Questions and Topics for Discussion

1. “I was not Rockford—I was its opposite, whatever that might be,” Charlotte declares. In Charlotte’s mind, what does Rockford represent? How is her chosen path a reaction to her place of birth? Is her return to Rockford at the end of the book merely circumstantial, or does it represent a symbolic shift in her perception of her hometown?

2. Charlotte describes her notion of the shadow self as, “that caricature that clings to each of us, revealing itself in odd moments when we laugh or fall still, staring brazenly from certain bad photographs.” Why does this concept interest Charlotte, and what does that reveal about her character? What do you imagine Charlotte’s shadow self looks like? Does it change after her accident?

3. Many of the characters in Look at Me undergo major transformations—whether during the course of the novel or before it begins. In what specific ways do the characters change, and how do these changes affect their lives? Which transformations do you find most surprising? How is the idea of transformation linked to the novel’s larger thematic concerns about identity and self?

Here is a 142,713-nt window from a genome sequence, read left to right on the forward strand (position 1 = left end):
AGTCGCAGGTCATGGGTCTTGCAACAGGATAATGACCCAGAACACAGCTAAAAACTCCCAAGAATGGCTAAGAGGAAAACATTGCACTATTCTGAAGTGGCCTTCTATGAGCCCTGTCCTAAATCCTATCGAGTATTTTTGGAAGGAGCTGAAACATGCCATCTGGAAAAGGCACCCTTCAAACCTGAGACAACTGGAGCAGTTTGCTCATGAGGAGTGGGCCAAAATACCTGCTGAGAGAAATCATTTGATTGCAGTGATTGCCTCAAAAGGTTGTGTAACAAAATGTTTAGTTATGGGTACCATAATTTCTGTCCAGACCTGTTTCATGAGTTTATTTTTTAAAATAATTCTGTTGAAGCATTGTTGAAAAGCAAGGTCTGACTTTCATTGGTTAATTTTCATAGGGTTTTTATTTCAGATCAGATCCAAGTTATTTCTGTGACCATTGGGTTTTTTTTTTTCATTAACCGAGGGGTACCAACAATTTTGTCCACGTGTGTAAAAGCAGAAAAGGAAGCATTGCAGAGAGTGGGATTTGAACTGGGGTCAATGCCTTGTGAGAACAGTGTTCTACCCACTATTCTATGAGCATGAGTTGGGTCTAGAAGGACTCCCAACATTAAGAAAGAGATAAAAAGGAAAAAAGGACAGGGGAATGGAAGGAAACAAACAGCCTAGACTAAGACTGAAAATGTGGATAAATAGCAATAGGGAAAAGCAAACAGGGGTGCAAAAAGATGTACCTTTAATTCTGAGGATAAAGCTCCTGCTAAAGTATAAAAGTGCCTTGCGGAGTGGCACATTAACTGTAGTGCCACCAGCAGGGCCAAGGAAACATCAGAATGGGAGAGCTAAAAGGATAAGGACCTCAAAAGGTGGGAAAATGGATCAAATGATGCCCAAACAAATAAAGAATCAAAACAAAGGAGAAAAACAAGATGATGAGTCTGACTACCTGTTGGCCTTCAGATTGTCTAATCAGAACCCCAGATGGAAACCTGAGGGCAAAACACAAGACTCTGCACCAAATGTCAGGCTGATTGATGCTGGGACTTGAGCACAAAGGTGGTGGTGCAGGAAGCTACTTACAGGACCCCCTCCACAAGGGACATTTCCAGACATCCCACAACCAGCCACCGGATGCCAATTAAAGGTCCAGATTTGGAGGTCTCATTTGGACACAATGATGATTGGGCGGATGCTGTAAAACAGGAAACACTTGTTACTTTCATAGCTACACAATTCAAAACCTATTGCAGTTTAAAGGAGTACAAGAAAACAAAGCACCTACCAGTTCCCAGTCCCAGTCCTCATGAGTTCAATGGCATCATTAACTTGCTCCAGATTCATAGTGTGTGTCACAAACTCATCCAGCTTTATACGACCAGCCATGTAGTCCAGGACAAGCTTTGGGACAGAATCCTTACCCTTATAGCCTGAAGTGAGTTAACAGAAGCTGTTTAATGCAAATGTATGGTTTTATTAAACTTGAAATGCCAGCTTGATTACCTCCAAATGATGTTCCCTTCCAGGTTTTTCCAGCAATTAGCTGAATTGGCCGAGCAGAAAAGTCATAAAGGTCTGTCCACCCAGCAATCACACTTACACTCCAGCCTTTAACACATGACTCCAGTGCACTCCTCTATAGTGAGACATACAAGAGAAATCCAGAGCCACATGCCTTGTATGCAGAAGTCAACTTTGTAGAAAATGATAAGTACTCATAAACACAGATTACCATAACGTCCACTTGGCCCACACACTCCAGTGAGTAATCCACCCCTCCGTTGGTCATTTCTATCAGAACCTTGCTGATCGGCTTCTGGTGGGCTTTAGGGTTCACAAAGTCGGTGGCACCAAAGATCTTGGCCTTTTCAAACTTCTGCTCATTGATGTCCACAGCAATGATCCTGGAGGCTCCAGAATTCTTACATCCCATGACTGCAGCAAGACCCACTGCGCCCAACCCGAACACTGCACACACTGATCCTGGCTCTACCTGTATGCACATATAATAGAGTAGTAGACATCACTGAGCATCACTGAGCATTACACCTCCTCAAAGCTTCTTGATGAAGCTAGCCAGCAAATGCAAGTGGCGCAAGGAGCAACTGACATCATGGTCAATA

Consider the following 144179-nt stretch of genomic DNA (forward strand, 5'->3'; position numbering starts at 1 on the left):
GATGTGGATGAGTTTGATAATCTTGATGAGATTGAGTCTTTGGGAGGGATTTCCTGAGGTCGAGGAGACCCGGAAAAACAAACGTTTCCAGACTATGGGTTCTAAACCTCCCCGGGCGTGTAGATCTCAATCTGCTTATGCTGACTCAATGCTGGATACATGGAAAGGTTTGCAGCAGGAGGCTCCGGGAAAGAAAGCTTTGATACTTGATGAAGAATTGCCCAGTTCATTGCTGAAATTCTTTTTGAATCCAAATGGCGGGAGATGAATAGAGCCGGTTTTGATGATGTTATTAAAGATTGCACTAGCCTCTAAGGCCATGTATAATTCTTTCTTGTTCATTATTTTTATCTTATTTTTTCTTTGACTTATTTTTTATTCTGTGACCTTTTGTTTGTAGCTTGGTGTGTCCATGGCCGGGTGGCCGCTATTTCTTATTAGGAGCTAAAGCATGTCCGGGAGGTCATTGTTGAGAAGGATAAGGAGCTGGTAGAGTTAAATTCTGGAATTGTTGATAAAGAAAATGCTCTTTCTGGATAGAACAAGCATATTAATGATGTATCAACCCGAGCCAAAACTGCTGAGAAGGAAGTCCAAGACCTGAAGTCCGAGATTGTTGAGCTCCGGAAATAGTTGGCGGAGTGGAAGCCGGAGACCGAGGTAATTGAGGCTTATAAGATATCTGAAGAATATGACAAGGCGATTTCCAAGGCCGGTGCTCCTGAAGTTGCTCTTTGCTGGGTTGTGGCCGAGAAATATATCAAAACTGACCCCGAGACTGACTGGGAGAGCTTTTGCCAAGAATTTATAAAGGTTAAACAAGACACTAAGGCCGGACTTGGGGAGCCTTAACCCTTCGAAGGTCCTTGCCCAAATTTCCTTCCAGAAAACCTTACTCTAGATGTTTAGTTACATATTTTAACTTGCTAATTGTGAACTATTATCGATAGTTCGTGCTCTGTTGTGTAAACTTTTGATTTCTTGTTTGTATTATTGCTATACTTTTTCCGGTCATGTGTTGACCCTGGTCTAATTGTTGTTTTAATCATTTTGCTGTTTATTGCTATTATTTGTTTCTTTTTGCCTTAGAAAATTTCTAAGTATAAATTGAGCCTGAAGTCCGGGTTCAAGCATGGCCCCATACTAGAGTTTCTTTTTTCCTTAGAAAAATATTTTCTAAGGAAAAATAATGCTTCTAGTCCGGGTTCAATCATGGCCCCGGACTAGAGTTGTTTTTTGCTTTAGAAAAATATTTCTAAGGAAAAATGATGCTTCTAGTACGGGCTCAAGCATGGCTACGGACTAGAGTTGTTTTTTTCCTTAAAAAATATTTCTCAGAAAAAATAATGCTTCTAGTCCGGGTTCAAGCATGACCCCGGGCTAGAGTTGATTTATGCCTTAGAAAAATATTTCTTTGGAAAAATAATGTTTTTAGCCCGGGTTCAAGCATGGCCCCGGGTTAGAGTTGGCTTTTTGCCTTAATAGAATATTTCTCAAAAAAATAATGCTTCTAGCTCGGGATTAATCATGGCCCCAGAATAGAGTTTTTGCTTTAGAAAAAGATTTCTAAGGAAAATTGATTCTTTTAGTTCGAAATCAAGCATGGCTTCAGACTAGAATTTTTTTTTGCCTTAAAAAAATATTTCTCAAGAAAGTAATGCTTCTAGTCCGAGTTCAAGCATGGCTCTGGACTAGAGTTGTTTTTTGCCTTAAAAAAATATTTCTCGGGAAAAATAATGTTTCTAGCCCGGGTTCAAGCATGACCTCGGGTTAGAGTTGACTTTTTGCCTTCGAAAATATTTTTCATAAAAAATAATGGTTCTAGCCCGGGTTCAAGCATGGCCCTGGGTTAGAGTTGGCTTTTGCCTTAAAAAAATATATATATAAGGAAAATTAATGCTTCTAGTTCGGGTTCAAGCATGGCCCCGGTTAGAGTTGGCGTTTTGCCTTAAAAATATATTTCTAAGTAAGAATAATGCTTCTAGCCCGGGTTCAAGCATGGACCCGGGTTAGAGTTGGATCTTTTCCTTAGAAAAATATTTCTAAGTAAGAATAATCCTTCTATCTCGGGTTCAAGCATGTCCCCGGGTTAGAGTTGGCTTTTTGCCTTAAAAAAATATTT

4. Discuss Z/Michael West. For what is he searching, and what does he find? How does his personal journey mirror Charlotte Swenson’s?

5. While recuperating from her accident and subsequent surgery, Charlotte allows none of her friends or acquaintances to see her. Once people see you in a weakened state, she claims, they’ll never forget, “and long after you’ve regained your vitality, after you yourself have forgotten these exhibits of your weakness, they’ll look at you and still see them.” How does this statement reflect Charlotte’s worldview at the beginning of the book? Is she right? Is her perspective borne out over the course of the novel, or does it evolve?

6. Misperceptions and misunderstandings play a crucial role in the plot of Look at Me; characters often reach for something they believe they see in one another, only to find that they were mistaken, or even purposely deceived. Identify some of these misunderstandings and talk about their significance to the novel as a whole.